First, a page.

Producers: Sandy Lo and Sasha Anne   Director: Dale Fabrigar   Screenplay: Sandy Lo and Tricia Aurand   Cast: Sasha Anne, Julia Kelly, Evan Adams, Anthony Jensen, Madison Ekstrand, Joseph Almani, Catherine Healy, Lanett Tachel, Clint Carmichael, Giovanni Espiritu, Christopher Dukes, Matthew Payne and Joe Estevez   Distributor: Uncork’d Entertainment

Grade: F

A throwback to the terrible teens-in-peril monster movies of the fifties and sixties, “Reed’s Point,” which on the print streamed for review bears the subtitle “Bad Blood Never Dies,” might have some nostalgia value for those who remember them affectionately.  But even they will have to endure a script that repeats stock shocks so often that they become risible, performances that descend to sub-amateur levels, and a production so scruffy that the images are sometimes barely discernible.  By the end you’re likely to sigh in relief that it’s only seventy-five minutes long—if you get that far.

Three college chums—Sarah (Sasha Anne), her cousin Kelsey (Madison Ekstrand) and the latter’s boyfriend Alex (Evan Adams)—are involved in a crash while travelling through New Jersey’s Pine Barrens in an RV with Sarah’s father (Clint Carmichael).  Sarah and Alex survive (and so apparently does her father, though he’s not heard of again), but Kelsey is presumed dead, her body never found. 

Doing research on the crash area, Sasha becomes convinced that Kelsey is still alive, carried off by the legendary Jersey Devil, and convinces Maxine (Julia Kelly), the editor of the campus paper, that it should be investigated.  So she and Alex drive off to Reed’s Point to search for clues.  Though warned of danger by a drunken old bum (veteran Joe Estevez, whose ten-second cameo is explicable only as a favor to somebody), they hire local guide Hank (Anthony Jensen) to take them into the woods. 

A bad idea.  Alex is frightened by something in the forest, runs off, falls down a hill and gets impaled on a tree limb.  While Hank trudges back to his truck for a saw to cut him loose, Sarah wanders off and finds an isolated house where handsome, helpful Eric (Joseph Almani) invites her in and calls the police for her.  He turns out to be a self-styled Jersey Devil investigator.  Meanwhile Hank frees Alex and takes him back to town.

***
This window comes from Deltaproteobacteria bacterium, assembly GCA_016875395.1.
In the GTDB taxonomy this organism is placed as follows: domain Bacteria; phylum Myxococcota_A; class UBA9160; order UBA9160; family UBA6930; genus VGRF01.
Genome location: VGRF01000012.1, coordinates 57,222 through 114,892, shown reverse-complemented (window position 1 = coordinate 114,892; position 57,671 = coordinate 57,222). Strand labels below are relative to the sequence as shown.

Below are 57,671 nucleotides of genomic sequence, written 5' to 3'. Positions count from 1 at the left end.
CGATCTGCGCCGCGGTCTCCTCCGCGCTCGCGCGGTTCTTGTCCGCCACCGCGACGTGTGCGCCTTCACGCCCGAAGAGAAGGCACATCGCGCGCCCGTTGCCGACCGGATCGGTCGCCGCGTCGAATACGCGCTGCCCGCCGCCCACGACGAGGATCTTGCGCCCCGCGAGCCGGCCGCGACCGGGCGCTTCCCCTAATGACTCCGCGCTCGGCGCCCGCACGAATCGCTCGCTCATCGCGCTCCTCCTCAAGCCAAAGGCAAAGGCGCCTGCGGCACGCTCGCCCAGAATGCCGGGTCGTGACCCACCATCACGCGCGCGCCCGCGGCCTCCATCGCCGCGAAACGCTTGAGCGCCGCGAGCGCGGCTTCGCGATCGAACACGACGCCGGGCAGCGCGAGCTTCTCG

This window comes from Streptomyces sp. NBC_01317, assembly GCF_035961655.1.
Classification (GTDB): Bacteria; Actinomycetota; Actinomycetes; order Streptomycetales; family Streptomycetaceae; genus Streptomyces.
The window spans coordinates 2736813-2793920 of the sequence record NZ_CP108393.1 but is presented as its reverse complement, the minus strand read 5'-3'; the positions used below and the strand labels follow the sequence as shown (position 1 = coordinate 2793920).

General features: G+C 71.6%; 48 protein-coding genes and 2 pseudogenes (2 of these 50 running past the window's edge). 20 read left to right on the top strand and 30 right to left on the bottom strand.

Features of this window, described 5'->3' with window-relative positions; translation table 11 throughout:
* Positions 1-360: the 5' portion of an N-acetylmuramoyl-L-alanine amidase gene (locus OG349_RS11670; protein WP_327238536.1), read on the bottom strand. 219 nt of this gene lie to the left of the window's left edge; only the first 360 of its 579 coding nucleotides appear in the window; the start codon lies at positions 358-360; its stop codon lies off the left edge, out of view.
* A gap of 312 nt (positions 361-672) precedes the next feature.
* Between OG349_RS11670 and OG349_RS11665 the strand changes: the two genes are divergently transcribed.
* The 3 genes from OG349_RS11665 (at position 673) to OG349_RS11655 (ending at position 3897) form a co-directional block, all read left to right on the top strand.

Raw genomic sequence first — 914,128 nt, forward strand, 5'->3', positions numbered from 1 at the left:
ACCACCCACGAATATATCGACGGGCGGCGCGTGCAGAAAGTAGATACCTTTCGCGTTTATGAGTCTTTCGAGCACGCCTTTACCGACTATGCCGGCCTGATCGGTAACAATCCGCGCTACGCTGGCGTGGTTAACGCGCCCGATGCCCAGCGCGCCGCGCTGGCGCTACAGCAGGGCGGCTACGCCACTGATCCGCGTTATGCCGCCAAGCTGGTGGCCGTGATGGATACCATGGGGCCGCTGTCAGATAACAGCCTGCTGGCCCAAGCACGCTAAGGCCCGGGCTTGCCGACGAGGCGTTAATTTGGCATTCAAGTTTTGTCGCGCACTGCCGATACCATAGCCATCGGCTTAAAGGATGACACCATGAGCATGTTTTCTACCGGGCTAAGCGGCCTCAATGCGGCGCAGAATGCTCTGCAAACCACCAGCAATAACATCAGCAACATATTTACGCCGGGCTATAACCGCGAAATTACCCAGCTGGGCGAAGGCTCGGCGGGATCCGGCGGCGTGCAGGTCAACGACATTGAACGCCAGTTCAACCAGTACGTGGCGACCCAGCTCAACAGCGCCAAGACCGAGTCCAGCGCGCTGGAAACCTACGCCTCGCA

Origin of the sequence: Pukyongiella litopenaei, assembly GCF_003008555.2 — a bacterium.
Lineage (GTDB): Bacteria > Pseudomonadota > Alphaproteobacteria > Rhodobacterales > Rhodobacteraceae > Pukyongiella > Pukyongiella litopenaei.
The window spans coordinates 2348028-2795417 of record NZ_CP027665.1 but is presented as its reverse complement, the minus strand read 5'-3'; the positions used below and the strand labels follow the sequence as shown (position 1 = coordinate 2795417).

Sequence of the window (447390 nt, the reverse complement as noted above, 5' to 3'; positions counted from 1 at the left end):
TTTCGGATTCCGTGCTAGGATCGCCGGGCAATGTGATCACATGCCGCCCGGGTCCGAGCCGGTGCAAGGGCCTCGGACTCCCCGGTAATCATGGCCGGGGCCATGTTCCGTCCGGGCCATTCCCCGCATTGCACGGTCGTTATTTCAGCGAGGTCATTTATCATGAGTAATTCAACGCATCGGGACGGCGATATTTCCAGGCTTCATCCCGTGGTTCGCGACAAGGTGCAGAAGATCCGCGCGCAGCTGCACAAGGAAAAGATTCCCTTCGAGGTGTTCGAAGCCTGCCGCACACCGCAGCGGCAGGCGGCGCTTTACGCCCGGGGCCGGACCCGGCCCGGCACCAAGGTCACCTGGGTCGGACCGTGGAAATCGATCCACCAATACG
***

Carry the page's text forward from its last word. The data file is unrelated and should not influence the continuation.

At this point the plot sickens, with the screenwriters, unable to decide whether the picture should be an old-fashioned monster movie or a tale involving some sort of land dispute, opt to make it both.  The locals are not what they seem, and both Sarah and Alex repeatedly find themselves in dire danger (poor Adams, who seems an amiable enough fellow, gets the worst of it, being clobbered, drugged, tied up and shot as well as impaled on that tree, all in the space of barely an hour).  The fate of Kelsey is revealed, but not to anyone’s satisfaction. A closing “gotcha” moment is scribbed from innumerable other pictures.

The Jersey Devil has been grist for plenty of video games, movies and TV shows (including an episode of “The X-Files”), and most have been bad; this is easily among the worst.  That the production is threadbare is to be expected (the RV crash is a mess, sloppily shot by John Lazear and clumsily edited by Jeremy Inman and director Dale Fabrigar), but overall John Gaitan’s production design is of bargain-basement quality, and there’s no rhythm to either the direction or the editing: the film just shifts haphazardly back and forth between one plot thread and another.  (At one point, Michelle decides to follow Sarah and Alex, only to wind up blundering about the woods.  Anybody who’s seen “The Shining” can guess what happens next.)  Mikel Shane Prather’s score offers no relief from the grainy images.  The few effects, to use the term loosely, are awful.

Most of the acting can be charitably described as rudimentary, but special note must be made of the terrible turn by Anne as Sarah; she’s like a black hole in the middle of the screen, delivering her lines with dead intonation.  She’s also listed as one of the producers; perhaps one of her choices should have been to remain behind the camera.

As to that forgotten subtitle: maybe bad blood never dies, but “Reed’s Point” also proves that bad movies will always be with us.